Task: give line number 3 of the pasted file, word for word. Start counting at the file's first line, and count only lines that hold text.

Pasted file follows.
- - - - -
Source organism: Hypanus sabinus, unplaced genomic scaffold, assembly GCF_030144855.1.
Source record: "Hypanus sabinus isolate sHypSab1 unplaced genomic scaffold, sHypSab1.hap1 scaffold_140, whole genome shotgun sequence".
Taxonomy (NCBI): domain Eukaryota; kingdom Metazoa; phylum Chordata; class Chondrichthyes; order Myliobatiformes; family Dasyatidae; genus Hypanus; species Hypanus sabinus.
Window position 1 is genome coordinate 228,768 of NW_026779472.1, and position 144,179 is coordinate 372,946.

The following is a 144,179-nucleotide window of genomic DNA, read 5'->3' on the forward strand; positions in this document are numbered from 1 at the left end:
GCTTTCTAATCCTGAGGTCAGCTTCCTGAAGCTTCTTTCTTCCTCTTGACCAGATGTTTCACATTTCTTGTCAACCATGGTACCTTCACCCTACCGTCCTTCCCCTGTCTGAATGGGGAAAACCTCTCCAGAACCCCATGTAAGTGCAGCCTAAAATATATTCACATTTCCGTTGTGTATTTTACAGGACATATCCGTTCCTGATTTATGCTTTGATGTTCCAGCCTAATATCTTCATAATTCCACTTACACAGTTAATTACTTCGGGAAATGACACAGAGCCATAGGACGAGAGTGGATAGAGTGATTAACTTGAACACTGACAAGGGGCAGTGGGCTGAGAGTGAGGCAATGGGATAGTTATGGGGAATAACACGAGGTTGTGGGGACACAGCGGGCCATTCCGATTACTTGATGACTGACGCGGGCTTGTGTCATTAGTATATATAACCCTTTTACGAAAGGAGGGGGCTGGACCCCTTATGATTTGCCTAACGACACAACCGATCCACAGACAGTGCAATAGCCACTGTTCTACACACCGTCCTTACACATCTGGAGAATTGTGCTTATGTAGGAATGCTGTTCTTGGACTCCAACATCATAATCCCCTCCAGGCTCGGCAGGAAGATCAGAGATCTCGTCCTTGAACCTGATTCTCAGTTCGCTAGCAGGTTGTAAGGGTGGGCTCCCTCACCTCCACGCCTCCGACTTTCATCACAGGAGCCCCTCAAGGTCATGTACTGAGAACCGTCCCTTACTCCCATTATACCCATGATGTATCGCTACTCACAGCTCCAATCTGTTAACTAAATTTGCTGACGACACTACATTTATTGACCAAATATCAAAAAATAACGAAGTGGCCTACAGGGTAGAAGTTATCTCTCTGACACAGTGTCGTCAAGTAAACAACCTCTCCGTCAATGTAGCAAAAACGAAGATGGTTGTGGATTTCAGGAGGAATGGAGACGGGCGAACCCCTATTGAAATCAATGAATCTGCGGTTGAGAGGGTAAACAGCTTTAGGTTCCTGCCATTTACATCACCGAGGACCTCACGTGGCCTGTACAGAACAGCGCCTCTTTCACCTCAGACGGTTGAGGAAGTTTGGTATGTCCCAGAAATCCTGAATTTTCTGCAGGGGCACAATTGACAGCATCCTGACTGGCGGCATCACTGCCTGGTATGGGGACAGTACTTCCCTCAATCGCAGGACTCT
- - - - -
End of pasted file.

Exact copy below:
Taxonomy (NCBI): domain Eukaryota; kingdom Metazoa; phylum Chordata; class Chondrichthyes; order Myliobatiformes; family Dasyatidae; genus Hypanus; species Hypanus sabinus.